It is thought that the etymological meaning of this is ‘standing over a thing in amazement or awe’. When it was first used in English, it was with the sense "Unreasoning awe or fear of something unknown, mysterious, or imaginary, esp. in connection with religion; religious belief or practice founded upon fear or ignorance", and the quotations from the time will give you an idea of the tenor of the debate, if you could call it that:
a1538   T. Starkey Dial. Pole & Lupset  Their [the monks'] solitary life which hath brought forth with little profit to the public state, much superstycyon.
1547  J. Griffiths Two Bks. Homilies Other kinds of papistical superstitions‥as of Beads, of Lady Psalters and Rosaries.
1549  H. Latimer Serm. Ploughers Where the Devyll is residente‥up with all superstition and Idolatrie, sensing,‥holye water, and newe service of mens inventing.
This was obviously a much more loaded term than the one we use now for touching a rabbit's foot for good luck! 
For an explanation of why we say "thirteenth" instead of "threeteenth", click here.


Friday, July 6, 2012

Is "ask" a noun?

A friend of mine mentioned to me recently that he had just heard the word "ask" used as a noun (a phenomenon he found distasteful). This usage is particularly popular amongst fundraisers, who butter up their prospects before going for the "ask" for money.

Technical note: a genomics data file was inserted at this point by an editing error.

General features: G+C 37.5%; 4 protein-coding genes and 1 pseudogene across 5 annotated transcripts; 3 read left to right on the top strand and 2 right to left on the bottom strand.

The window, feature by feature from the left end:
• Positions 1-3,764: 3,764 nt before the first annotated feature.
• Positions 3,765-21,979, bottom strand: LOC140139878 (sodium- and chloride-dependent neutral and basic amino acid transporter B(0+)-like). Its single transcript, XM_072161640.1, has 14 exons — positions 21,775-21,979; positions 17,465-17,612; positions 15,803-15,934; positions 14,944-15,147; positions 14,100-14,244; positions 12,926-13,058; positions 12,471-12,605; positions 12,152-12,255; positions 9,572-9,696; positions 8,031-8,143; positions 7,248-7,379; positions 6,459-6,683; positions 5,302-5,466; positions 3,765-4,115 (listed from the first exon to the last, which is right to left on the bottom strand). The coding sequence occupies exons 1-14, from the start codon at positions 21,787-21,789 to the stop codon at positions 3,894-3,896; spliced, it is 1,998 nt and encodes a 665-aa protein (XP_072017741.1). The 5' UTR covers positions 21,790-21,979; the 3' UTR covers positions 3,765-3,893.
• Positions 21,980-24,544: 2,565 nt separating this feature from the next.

But should we object to the usage? And how new is it? Well, you may be shocked to learn that "ask" has been a noun for quite some time... a millennium, in fact! So we can't object to it on grounds of newness (even if that were a valid objection to usages, which it isn't).  

Can we object to it on the grounds that verbs shouldn't be used as nouns? Well, only if you want, on the same grounds, to stop using nouns like "take" (as in "they counted the take"), "walk" and "run" ("go for a walk/run"), "stretch", "hold", and many other nouns that started out life as verbs. Words can shift their function, and there is no rule against this. In fact, it is one of the great flexibilities of language. For more on the reverse phenomenon, "nouns being used as verbs", please click here.

While we're on the subject of the word "ask", just how awful are those people who pronounce it "ax"? 

In Old English, the word was áscian. This should have ended up as "ash" in modern English, following the same pattern that transformed Old English  æsce into "ash" (the tree), and wæsc(e)an into "wash". But because metathesis (the inverting of the order of consonants) was quite common in Old English, an "aks" variant had arisen even before the Normans arrived, a form which survived down to nearly 1600 as the regular literary form. This still survives in some dialects of English, though supplanted in standard English by ask, originally the northern form. As with all such things, it is just an accident of history that we now use the "ask" form instead of the "ax" one. 

For more on metathesis, click here. 

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About Me

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Canada's Word Lady, Katherine Barber is an expert on the English language and a frequent guest on radio and television. She was Editor-in-Chief of the Canadian Oxford Dictionary. Her witty and informative talks on the stories behind our words are very popular. Contact her at wordlady.barber@gmail.com to book her for speaking engagements; she can tailor her talks to almost any subject. She is also available as an expert witness for lawsuits.